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Comics Britannia:

Part 1 - The Fun Factory

Comics Britannia is a three-part BBC4 television series celebrating the classic British comic strips of the past 70 years. First broadcast in September 2007, the series featured interviews with the creators of iconic characters from The Beano, Bunty, Commando, Viz, 2000AD and more. Paul Gravett contributed a series of three articles to supplement each programme, which were originally featured on the BBC4 dedicated Comics Britannia website, as well as appearing as a ‘Comics Brainiac’ on the programme itself.

Discover more about Britain’s amazing comics - including full pages of beautifully reproduced original artwork - in the lavish, large format Gravett & Stanbury compendium Great British Comics: Celebrating A Century Of Ripping Yearns & Wizard Wheezes, full of all your favourites past and present and the perfect Christmas comics gift for the whole family!

Most people in Britain, and many more worldwide, know The Dandy and The Beano. The famous double-act of children’s funny comics was devised shortly before the outbreak of World War II and both comics are still going strong today. Their larger-than-life characters, from cowboy strongman Desperate Dan to untameable terror Dennis the Menace, have mirrored changes in British society and been companions and icons to millions. Fewer readers, however, knew about the writers and artists behind these comics, because for years the majority had to toil anonymously. Recognition for their skill, invention and sheer comedy genius is long overdue.

A Dandy From Dundee
Three weeks before Christmas 1937, canny Scottish press DC Thomson kicked off a revolution with their first weekly comic for kids. The Dandy stood out instantly from its more polite, middle-class competitors from London, with its brightly coloured cover and compact half-tabloid format. While The Dandy ran several story-paper text thrillers, what hooked youngsters above all were the modern, dynamic comic strips, starting with only six pages in all but gradually taking up more and more of the weekly. Even those who could not read properly could follow these stories from the sequences of pictures and any dialogue inside speech balloons. There was no need to read any words to animate Korky the Cat’s silent fish-stealing sketch into a cartoon film on paper.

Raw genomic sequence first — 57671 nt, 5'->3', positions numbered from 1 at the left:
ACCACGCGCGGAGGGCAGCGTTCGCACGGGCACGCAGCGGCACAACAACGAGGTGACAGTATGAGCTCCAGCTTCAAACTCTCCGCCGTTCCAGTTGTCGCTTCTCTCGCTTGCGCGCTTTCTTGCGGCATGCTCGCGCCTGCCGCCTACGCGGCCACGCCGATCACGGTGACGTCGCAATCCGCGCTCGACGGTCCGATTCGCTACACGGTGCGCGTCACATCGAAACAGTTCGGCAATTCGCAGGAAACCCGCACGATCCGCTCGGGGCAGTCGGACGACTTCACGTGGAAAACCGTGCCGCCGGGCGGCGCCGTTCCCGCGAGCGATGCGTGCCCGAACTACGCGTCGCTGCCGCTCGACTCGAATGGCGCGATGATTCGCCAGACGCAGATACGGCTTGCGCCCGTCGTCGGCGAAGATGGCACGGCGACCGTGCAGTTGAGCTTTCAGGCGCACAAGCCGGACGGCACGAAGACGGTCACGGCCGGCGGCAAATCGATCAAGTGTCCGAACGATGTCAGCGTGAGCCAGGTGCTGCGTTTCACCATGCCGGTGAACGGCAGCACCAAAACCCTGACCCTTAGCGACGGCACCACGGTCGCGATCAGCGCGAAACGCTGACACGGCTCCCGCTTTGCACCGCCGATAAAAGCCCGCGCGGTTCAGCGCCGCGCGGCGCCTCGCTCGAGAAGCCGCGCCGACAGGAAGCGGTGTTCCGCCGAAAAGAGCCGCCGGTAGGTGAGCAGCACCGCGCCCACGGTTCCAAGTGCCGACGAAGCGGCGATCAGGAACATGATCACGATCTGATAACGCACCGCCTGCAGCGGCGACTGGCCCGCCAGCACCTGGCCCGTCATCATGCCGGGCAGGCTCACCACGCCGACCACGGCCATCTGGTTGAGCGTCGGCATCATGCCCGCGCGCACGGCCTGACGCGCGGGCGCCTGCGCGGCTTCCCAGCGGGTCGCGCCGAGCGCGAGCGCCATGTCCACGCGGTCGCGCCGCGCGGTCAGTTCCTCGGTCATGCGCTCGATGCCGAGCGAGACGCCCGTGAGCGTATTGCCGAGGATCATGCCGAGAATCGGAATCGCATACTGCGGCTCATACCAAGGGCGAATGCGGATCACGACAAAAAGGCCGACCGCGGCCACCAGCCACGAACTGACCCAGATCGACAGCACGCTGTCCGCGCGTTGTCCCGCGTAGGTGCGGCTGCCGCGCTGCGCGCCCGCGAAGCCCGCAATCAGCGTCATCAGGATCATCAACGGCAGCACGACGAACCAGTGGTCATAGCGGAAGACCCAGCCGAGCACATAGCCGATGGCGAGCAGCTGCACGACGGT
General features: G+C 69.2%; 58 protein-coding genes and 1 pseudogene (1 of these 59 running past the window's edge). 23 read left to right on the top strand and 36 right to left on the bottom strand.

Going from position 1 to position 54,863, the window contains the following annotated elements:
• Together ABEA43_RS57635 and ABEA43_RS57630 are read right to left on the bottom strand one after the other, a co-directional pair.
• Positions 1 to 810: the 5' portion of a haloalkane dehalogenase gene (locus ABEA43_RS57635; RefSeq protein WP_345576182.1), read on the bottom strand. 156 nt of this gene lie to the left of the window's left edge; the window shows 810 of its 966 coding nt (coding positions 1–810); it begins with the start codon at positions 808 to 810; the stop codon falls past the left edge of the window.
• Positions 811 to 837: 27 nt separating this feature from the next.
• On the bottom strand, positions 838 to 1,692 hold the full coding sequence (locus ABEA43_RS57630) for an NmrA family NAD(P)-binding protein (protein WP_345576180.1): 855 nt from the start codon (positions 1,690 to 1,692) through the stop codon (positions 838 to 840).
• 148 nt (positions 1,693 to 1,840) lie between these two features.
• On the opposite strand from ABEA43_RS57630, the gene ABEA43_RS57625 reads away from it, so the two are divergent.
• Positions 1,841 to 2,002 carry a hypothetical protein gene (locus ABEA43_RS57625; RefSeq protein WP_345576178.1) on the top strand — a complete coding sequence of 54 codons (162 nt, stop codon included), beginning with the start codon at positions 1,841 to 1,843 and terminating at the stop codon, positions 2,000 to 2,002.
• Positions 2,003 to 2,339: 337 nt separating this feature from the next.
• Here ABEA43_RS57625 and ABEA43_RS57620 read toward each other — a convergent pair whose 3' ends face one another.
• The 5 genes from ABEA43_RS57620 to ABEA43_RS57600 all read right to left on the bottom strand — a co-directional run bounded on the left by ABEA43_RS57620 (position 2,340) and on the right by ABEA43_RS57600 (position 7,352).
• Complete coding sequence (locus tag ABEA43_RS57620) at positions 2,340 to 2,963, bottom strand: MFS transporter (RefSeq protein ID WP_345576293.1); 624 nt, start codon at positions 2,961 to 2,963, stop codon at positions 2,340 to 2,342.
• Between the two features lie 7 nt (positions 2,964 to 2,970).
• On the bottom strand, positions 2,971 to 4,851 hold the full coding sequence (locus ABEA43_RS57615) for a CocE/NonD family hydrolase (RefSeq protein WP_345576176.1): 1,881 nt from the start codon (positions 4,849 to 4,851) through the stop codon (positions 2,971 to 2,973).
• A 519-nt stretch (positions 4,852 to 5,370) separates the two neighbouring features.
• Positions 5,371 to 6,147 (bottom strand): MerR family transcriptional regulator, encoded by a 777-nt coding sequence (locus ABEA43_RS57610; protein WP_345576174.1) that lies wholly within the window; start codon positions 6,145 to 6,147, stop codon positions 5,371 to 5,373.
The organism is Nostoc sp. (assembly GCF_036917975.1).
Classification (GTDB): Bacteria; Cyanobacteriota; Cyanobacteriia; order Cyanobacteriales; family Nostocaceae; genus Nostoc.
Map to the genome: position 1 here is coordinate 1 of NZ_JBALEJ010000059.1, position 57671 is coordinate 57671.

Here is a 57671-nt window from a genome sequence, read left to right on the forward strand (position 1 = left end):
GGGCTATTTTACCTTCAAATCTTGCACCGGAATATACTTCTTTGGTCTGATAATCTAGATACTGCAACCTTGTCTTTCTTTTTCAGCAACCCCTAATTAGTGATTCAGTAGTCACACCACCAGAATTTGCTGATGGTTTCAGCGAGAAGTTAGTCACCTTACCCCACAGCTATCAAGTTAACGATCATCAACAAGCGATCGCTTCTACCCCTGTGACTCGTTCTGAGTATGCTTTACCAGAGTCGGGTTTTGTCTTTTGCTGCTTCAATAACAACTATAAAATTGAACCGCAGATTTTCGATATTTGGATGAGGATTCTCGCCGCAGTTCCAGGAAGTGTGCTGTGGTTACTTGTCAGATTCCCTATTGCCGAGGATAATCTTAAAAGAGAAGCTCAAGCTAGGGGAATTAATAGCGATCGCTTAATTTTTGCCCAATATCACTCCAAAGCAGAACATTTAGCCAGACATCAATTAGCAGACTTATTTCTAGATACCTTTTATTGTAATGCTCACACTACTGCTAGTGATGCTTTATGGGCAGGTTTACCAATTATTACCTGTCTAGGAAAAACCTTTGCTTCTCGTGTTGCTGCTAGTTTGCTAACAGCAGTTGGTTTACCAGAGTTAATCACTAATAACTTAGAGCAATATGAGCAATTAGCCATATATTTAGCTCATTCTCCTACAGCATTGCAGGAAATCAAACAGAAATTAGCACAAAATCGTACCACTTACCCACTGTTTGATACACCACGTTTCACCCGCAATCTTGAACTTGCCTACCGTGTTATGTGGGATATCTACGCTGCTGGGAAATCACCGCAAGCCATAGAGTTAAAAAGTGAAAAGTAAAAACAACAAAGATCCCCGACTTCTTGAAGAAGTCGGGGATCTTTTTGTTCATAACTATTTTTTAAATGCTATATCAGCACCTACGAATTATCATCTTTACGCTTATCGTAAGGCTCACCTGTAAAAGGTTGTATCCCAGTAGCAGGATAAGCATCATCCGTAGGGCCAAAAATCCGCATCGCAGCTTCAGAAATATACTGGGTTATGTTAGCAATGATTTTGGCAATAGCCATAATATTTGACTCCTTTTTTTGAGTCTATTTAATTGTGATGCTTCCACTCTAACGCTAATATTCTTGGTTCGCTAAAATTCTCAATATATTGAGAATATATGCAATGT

Thomson knew already how fast these American-influenced comics were catching on after the success of Oor Wullie and The Broons in the Fun Section of the Sunday Post from 1936. The prolifically imaginative and versatile artist on these newspaper pages was Dudley Dexter Watkins, who drew The Dandy‘s longest-running star Desperate Dan from the first issue. A man of religious convictions, Watkins always worked with a Bible open by his drawing table and, exceptionally, Thomson’s allowed him to sign his artwork.

Birth Of The Beano
Thomson unveiled The Beano at the end of July 1938, in time for the school holidays. The new comic was the same size and price as The Dandy and offered a Whoopee Mask as a free gift in issue one, then eight sugar buttons in issue two. Here Watkins began his record 31-year Beano career with Lord Snooty and His Pals, about the spirited young Earl of Bunkerton, who much preferred to dodge his duties and play with his poor, street-kid chums. In this class-contrast fantasy, Snooty’s gang end up living with him in his castle and devouring slap-up feeds.